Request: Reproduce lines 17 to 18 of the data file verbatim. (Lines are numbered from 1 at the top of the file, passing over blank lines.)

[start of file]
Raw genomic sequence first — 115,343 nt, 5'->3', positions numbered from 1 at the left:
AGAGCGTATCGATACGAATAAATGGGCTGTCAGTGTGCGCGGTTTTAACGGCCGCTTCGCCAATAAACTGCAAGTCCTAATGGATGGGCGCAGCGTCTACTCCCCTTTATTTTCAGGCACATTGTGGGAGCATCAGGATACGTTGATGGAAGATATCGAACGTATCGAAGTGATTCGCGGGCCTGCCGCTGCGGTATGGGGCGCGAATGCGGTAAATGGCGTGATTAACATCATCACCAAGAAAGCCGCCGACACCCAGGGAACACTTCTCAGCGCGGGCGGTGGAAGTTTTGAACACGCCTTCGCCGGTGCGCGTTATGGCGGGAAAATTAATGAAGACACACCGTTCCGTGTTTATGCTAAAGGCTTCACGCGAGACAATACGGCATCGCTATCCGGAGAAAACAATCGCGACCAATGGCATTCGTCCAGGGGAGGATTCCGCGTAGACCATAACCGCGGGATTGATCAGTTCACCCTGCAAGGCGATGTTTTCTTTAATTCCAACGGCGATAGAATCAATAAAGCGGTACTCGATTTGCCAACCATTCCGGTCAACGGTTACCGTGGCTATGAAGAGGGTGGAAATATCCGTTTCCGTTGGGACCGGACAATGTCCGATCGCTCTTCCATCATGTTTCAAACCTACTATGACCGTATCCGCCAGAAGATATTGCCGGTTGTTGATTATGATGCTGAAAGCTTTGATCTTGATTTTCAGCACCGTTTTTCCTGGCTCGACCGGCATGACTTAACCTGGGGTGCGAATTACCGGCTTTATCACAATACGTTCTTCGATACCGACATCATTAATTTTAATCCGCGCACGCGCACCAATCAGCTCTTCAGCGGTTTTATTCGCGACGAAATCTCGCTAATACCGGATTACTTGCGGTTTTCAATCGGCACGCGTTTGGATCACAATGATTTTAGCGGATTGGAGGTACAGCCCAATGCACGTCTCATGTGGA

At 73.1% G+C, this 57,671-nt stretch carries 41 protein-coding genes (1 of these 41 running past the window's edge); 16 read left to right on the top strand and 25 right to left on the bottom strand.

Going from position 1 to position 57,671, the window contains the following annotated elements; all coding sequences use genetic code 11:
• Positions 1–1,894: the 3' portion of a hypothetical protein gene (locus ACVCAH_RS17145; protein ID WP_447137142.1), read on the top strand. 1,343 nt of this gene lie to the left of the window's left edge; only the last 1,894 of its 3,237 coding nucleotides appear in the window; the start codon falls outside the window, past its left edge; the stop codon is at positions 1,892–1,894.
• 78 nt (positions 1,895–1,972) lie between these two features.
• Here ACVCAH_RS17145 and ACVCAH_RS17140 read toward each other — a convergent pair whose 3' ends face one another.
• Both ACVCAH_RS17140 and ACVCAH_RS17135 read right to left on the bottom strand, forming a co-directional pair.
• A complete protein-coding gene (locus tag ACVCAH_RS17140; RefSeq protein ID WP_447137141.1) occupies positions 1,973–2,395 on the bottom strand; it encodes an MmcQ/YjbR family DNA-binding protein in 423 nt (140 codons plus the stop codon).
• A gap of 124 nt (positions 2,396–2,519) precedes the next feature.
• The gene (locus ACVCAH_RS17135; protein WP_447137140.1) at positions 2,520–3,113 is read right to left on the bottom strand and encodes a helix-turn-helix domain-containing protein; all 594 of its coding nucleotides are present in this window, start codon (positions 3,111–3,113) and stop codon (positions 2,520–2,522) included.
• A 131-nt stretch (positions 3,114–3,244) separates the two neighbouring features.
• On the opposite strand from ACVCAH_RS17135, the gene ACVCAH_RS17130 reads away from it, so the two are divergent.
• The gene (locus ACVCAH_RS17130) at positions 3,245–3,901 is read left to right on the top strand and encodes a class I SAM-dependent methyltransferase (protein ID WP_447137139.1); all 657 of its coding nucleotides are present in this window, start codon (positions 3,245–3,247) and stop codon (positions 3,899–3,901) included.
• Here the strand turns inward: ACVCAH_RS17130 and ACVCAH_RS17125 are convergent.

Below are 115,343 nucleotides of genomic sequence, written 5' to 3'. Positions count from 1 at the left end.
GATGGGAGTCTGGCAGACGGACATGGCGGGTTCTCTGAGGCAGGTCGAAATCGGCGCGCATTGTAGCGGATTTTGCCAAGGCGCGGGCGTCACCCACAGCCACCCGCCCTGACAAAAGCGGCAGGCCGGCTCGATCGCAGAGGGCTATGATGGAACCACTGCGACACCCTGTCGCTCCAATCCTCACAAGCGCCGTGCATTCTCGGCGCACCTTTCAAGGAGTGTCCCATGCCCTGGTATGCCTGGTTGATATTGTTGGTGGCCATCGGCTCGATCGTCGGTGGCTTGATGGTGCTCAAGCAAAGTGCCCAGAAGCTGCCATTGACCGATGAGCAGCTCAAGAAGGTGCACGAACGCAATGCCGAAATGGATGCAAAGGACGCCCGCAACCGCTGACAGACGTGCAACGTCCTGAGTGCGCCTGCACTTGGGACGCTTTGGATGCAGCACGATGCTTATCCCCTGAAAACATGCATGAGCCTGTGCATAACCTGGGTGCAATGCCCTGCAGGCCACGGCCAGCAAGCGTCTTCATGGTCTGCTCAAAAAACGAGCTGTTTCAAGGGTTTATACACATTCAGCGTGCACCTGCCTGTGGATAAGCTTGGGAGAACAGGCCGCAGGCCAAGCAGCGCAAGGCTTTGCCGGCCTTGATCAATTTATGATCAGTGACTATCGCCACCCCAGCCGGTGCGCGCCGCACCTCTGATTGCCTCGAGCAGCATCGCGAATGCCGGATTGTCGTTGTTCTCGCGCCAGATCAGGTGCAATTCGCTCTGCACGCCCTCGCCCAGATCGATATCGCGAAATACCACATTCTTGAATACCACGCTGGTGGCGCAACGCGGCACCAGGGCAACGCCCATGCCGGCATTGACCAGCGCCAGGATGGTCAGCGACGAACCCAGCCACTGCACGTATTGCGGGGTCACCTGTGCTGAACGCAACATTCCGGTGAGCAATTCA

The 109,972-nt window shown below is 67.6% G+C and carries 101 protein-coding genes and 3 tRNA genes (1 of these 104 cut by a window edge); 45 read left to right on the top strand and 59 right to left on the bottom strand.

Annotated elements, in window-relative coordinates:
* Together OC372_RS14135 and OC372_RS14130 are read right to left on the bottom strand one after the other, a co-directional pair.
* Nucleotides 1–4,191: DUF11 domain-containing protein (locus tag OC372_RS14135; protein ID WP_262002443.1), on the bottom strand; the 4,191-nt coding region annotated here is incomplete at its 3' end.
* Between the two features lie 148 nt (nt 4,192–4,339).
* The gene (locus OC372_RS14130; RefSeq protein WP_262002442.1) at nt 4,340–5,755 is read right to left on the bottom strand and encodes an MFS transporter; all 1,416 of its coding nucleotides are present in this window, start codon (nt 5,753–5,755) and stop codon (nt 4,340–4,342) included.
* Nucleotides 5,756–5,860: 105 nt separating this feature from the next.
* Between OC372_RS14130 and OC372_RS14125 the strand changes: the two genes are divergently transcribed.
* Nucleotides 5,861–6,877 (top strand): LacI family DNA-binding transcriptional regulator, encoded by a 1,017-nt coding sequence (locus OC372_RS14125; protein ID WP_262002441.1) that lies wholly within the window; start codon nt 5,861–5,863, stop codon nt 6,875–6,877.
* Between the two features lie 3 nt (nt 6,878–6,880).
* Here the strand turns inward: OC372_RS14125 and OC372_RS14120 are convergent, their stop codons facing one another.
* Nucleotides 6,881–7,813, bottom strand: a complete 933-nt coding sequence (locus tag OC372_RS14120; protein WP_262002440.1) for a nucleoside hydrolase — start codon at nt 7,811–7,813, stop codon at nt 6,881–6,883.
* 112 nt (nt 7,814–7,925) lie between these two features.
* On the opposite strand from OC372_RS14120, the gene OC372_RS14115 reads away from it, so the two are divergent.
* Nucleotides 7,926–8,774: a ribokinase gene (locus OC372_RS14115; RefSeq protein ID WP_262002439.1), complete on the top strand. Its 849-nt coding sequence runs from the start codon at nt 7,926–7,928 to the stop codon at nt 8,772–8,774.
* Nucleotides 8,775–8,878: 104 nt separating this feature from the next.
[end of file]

GATGGGAGTCTGGCAGACGGACATGGCGGGTTCTCTGAGGCAGGTCGAAATCGGCGCGCATTGTAGCGGATTTTGCCAAGGCGCGGGCGTCACCCACAGCCACCCGCCCTGACAAAAGCGGCAGGCCGGCTCGATCGCAGAGGGCTATGATGGAACCACTGCGACACCCTGTCGCTCCAATCCTCACAAGCGCCGTGCATTCTCGGCGCACCTTTCAAGGAGTGTCCCATGCCCTGGTATGCCTGGTTGATATTGTTGGTGGCCATCGGCTCGATCGTCGGTGGCTTGATGGTGCTCAAGCAAAGTGCCCAGAAGCTGCCATTGACCGATGAGCAGCTCAAGAAGGTGCACGAACGCAATGCCGAAATGGATGCAAAGGACGCCCGCAACCGCTGACAGACGTGCAACGTCCTGAGTGCGCCTGCACTTGGGACGCTTTGGATGCAGCACGATGCTTATCCCCTGAAAACATGCATGAGCCTGTGCATAACCTGGGTGCAATGCCCTGCAGGCCACGGCCAGCAAGCGTCTTCATGGTCTGCTCAAAAAACGAGCTGTTTCAAGGGTTTATACACATTCAGCGTGCACCTGCCTGTGGATAAGCTTGGGAGAACAGGCCGCAGGCCAAGCAGCGCAAGGCTTTGCCGGCCTTGATCAATTTATGATCAGTGACTATCGCCACCCCAGCCGGTGCGCGCCGCACCTCTGATTGCCTCGAGCAGCATCGCGAATGCCGGATTGTCGTTGTTCTCGCGCCAGATCAGGTGCAATTCGCTCTGCACGCCCTCGCCCAGATCGATATCGCGAAATACCACATTCTTGAATACCACGCTGGTGGCGCAACGCGGCACCAGGGCAACGCCCATGCCGGCATTGACCAGCGCCAGGATGGTCAGCGACGAACCCAGCCACTGCACGTATTGCGGGGTCACCTGTGCTGAACGCAACATTCCGGTGAGCAATTCA

The 109,972-nt window shown below is 67.6% G+C and carries 101 protein-coding genes and 3 tRNA genes (1 of these 104 cut by a window edge); 45 read left to right on the top strand and 59 right to left on the bottom strand.